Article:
Mortgage blog: How does a repayment mortgage work?

Posted 12 March 2014

In the years before the global financial crisis millions of people took out their mortgage on an ‘interest-only' basis. Here, borrowers would pay the interest on their loan to their lender with the intention of paying back the amount they borrowers from another source.

Now, the majority of new mortgages are being arranged on a ‘repayment' or ‘capital and interest' basis. But what is a repayment mortgage? And how does it work?

How a repayment mortgage works

Repayment mortgages are also known as 'capital and interest' mortgages. As the name suggests, you gradually pay off the amount that you borrow (the ‘capital') over the term of the loan together with interest. Each monthly payment that you make to your lender goes to reduce the amount of capital that you owe, as well as paying back the interest.

However, don't assume that each payment you make sees your mortgage balance reduce by the same amount.

In the first few years of a repayment mortgage, most of your mortgage payment goes towards repaying the interest, with only a small part allocated against the capital. Over time, the balance switches, so in the later years you pay off an increased amount of the capital each month. What this means is that you may find that you don't pay off much capital for the first few years.

On a standard 25-year mortgage it may be 15 years or so before your monthly repayment is more capital than interest.

Advantages of a repayment mortgage

The main advantage of a repayment mortgage is that, if you make your payments on time every month, you will guarantee that your entire mortgage will be repaid at the end of the term.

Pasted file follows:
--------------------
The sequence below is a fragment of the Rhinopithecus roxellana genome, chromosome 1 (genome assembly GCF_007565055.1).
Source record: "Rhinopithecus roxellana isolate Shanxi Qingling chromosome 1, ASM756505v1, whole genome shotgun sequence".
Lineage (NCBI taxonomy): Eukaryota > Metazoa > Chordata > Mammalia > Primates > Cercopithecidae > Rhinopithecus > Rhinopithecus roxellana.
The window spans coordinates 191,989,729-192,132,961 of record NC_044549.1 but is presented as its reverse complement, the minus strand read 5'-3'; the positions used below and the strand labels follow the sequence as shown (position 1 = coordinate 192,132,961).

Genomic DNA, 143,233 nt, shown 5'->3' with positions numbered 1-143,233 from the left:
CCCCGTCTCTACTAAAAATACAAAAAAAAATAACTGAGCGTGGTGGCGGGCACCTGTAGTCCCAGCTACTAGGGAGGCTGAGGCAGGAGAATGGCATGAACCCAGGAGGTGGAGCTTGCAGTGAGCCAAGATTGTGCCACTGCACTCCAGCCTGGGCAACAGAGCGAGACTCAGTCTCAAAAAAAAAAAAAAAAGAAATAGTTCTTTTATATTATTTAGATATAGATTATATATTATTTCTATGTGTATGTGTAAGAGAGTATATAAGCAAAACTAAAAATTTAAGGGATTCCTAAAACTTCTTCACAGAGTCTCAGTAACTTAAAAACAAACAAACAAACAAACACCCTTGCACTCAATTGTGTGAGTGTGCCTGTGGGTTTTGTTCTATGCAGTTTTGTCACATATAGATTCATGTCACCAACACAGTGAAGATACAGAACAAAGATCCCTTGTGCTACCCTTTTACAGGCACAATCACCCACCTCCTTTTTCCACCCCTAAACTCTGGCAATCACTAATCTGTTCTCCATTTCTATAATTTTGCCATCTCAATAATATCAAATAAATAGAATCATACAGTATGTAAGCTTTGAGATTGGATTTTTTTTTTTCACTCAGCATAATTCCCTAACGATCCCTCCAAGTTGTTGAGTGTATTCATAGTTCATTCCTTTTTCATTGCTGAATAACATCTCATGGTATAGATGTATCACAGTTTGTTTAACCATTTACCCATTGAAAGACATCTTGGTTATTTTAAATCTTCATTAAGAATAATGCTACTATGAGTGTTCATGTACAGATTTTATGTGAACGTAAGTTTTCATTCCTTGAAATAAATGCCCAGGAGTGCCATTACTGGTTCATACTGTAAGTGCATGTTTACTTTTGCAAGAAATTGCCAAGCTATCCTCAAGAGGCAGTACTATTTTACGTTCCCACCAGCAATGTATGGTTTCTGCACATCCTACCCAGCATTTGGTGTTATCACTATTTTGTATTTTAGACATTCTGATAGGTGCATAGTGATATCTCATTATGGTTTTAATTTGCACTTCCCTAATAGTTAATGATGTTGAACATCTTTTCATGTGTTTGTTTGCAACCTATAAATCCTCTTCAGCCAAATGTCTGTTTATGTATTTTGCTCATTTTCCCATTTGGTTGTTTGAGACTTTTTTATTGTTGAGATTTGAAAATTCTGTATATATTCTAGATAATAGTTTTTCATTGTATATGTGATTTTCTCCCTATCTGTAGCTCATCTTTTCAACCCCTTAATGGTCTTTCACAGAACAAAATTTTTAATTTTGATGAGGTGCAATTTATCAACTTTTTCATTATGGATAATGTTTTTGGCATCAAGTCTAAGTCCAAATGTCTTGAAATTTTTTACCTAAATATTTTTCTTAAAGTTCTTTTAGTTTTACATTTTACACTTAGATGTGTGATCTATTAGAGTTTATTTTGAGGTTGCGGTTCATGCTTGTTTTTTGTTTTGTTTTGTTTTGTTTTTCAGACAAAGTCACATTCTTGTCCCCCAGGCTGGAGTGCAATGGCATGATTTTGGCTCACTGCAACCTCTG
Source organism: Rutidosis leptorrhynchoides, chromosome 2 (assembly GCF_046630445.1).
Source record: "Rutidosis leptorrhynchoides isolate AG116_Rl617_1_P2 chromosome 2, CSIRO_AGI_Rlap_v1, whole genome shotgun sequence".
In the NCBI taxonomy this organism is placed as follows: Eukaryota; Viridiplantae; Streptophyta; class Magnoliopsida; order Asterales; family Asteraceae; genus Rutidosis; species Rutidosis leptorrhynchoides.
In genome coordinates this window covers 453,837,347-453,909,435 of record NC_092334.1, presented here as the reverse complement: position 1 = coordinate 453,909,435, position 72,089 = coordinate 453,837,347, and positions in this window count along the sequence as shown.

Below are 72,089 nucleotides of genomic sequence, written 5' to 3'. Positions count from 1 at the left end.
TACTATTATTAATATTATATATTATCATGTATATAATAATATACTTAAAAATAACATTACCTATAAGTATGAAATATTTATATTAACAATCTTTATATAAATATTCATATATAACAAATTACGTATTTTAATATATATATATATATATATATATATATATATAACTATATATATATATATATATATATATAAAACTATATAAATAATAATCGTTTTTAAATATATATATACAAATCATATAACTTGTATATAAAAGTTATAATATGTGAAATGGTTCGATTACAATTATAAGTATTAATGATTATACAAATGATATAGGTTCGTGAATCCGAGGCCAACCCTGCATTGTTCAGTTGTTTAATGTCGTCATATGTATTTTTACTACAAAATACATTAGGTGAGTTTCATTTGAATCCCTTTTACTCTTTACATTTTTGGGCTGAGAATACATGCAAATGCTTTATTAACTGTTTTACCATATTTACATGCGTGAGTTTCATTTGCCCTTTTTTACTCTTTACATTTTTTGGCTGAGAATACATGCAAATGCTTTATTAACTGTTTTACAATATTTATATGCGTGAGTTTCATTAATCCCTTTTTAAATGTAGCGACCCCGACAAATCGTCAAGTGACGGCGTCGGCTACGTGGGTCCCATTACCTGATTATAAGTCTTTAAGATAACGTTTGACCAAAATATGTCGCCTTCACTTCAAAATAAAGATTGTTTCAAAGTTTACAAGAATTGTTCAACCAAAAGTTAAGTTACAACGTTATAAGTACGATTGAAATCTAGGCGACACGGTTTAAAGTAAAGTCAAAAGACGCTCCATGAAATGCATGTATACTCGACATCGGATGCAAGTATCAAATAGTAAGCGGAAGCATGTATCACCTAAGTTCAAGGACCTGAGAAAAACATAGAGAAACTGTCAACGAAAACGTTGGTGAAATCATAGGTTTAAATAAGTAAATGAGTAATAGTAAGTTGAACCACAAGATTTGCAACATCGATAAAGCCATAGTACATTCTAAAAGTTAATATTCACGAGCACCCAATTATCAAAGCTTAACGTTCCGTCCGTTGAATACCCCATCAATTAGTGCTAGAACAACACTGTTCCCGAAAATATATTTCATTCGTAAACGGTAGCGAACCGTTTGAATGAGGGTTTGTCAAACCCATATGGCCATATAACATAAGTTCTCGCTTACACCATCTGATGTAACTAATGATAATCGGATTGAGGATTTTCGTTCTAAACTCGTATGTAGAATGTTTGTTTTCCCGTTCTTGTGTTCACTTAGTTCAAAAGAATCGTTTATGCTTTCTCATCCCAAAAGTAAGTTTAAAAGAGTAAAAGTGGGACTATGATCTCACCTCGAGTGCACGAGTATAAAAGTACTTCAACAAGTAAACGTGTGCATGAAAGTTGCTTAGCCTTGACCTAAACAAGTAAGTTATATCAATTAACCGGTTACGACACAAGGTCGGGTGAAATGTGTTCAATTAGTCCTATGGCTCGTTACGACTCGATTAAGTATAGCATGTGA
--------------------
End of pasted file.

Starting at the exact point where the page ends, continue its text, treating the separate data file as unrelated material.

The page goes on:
In addition, your mortgage balance is gradually reducing each year which means the amount of equity that you have in your home is increasing. This means that the amount you borrow as a proportion of the value of your property (the ‘loan to value') falls over time. If you decide to switch your mortgage to another lender in the future you should be able to secure a more competitive interest rate.

Disadvantages of a repayment mortgage

As we have seen, the main disadvantage of a repayment mortgage is that comparatively little capital is paid off in the early years. If you move home frequently then you may find that each time you move you've only repaid a relatively small amount of your mortgage balance.

In addition, with a repayment mortgage your payments will be much higher if you choose a shorter term. And, there is no investment component in your regular repayments. This means that there is no prospect of reducing the mortgage term other than by increasing your repayments.

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